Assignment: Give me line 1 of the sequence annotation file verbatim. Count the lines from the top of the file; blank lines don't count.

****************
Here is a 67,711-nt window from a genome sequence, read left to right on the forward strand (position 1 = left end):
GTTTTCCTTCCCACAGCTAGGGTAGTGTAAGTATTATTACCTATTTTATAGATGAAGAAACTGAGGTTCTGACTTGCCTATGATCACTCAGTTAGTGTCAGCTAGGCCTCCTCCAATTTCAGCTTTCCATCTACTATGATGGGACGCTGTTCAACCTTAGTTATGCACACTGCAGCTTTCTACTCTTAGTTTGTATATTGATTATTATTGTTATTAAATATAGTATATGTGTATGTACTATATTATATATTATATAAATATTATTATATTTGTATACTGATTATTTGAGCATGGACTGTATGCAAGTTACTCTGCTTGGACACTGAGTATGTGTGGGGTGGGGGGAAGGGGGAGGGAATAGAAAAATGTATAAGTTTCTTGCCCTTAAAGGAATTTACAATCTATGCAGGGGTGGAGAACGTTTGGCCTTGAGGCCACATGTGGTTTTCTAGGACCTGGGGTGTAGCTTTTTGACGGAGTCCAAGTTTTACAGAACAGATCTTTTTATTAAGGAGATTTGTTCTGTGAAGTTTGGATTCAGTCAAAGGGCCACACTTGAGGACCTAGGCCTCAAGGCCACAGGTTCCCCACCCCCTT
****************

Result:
Here is a 67,711-nt window from a genome sequence, read left to right on the forward strand (position 1 = left end):